tumor to clinical attention.2
The pathology involves a
predominance of giant cells, although this is not speciﬁc for the
diagnosis. They are among mononuclear stromal cells, and fusion of the
mononuclear cells leads to formation of the giant cells. They both have
similar-appearing nuclei, a feature that aids in excluding other
diagnoses.2 There is eosinophilic, granular cytoplasm
surrounding the regularly outlined nuclei. Rarely are mitotic ﬁgures
found within the giant cells. There may be bands of ﬁbrous tissue that
have no giant cells present or osteoid foci within a fracture callus. Up
to 40% of giant cell tumors show evidence of vascular invasion, a
feature that is present in our case.3
The ﬁrst step in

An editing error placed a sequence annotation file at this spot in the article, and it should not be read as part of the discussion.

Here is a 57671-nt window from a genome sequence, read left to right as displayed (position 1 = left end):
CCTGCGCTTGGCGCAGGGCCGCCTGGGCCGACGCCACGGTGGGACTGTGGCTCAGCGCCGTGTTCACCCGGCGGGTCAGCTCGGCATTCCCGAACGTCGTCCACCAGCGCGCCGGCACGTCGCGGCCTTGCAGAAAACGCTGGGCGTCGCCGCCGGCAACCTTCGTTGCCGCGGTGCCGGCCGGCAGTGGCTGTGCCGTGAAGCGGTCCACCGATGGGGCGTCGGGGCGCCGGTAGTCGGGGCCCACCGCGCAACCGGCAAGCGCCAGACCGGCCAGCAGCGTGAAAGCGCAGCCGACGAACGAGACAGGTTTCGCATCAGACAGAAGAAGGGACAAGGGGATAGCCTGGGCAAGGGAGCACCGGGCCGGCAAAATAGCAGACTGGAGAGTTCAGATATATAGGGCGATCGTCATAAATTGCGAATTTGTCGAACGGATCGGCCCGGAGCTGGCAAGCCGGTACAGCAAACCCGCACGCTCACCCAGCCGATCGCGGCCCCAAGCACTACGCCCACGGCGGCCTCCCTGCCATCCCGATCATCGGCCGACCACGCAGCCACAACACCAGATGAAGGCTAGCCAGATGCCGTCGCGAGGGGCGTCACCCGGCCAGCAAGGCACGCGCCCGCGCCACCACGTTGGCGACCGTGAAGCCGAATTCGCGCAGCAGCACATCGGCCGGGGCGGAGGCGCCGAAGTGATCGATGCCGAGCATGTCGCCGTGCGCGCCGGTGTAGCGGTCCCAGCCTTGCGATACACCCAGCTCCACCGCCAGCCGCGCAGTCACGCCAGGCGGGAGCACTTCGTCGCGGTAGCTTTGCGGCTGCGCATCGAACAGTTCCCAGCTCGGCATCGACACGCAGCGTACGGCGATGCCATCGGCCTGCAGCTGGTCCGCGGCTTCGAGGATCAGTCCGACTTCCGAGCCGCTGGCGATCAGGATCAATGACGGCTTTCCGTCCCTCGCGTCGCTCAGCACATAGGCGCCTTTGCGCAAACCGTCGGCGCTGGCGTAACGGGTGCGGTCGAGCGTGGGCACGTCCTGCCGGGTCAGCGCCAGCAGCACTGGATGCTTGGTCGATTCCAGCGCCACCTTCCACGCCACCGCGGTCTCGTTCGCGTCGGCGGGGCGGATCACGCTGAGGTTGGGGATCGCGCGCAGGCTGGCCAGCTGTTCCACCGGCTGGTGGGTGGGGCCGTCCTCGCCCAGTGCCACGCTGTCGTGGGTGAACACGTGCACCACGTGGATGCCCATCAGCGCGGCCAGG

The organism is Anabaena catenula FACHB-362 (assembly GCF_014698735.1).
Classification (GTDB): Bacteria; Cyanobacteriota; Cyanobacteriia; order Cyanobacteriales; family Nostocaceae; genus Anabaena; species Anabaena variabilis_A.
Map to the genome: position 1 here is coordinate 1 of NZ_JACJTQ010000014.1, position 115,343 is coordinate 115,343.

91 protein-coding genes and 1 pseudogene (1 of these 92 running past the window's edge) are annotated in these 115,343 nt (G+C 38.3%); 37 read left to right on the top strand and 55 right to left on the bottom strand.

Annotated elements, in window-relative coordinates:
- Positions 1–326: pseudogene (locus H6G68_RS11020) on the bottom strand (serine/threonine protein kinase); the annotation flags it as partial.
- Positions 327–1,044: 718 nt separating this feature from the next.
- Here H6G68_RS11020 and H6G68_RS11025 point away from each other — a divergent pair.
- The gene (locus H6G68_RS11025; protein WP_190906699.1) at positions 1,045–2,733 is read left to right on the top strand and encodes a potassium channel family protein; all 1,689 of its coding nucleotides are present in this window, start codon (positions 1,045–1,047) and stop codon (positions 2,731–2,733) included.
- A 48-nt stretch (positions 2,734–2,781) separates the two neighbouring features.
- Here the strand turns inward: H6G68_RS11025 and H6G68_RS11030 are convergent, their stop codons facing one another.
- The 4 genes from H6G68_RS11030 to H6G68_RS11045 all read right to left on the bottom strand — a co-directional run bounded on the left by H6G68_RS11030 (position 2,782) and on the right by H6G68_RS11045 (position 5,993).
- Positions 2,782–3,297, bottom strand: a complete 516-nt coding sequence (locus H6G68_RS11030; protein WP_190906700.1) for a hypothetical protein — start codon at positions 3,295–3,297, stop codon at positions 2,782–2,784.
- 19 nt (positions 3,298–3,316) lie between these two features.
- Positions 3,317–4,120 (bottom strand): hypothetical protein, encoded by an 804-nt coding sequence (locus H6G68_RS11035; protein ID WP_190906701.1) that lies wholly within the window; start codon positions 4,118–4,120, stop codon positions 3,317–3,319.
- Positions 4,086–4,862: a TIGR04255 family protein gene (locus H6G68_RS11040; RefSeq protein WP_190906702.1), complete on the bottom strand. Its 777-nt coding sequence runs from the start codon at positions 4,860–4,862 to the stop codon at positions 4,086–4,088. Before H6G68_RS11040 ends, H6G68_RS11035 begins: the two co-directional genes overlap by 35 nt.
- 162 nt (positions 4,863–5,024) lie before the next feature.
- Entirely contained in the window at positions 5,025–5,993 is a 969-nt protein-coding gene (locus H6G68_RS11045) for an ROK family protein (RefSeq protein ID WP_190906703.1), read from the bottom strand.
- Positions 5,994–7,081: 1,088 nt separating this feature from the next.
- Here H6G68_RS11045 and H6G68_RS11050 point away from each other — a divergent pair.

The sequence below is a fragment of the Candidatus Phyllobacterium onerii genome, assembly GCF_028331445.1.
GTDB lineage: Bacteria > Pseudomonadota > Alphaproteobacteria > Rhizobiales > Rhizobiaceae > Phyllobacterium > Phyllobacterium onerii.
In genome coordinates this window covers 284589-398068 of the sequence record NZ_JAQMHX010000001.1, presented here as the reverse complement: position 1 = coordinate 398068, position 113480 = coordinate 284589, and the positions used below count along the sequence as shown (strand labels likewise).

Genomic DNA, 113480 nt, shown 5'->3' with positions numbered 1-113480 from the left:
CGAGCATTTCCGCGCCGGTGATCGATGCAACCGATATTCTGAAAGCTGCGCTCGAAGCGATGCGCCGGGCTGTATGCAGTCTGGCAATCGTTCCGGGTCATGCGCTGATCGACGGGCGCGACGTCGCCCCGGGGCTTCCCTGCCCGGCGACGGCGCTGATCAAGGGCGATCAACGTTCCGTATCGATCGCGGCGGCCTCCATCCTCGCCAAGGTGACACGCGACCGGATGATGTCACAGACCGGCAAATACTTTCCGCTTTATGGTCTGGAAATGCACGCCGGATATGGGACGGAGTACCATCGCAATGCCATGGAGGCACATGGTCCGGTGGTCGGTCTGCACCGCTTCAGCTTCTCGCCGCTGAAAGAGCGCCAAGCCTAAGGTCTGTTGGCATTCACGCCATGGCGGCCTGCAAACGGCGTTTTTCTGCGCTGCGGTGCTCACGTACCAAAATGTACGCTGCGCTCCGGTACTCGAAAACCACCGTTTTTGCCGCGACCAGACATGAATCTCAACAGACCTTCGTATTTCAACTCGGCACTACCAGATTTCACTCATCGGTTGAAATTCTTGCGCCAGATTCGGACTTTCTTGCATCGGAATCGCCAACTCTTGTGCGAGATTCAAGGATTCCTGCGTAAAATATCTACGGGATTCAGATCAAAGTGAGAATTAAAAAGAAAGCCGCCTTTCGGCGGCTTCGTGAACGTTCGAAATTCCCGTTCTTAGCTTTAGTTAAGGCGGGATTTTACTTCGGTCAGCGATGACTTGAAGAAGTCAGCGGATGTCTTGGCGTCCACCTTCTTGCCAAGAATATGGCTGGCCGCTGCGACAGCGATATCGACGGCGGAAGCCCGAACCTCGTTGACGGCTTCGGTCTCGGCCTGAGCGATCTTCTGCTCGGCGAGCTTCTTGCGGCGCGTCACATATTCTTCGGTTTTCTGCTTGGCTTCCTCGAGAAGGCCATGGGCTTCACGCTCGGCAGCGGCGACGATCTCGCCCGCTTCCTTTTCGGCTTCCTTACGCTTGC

evaluation involves plain radiographs, on which there is a
characteristic appearance. An eccentric, osteolytic lesion that is
sub-articular in location is often seen. Giant cell tumors commonly
appear radiolucent and do not show periosteal reaction.1 If
the tumor is complicated by a fracture, there may be reactive bone
formation. Some tumors may show areas of infarct or intravascular tumor
emboli. Septa sometimes are seen and are caused by uneven tumor growth.
Variation in appearance warrants more in-depth examination. A computed
tomography (CT) scan shows ﬁndings similar to those seen on plain ﬁlms
and often does not reveal additional information. MRI has a high
diagnostic accuracy, especially if correlated with ﬁndings from X-ray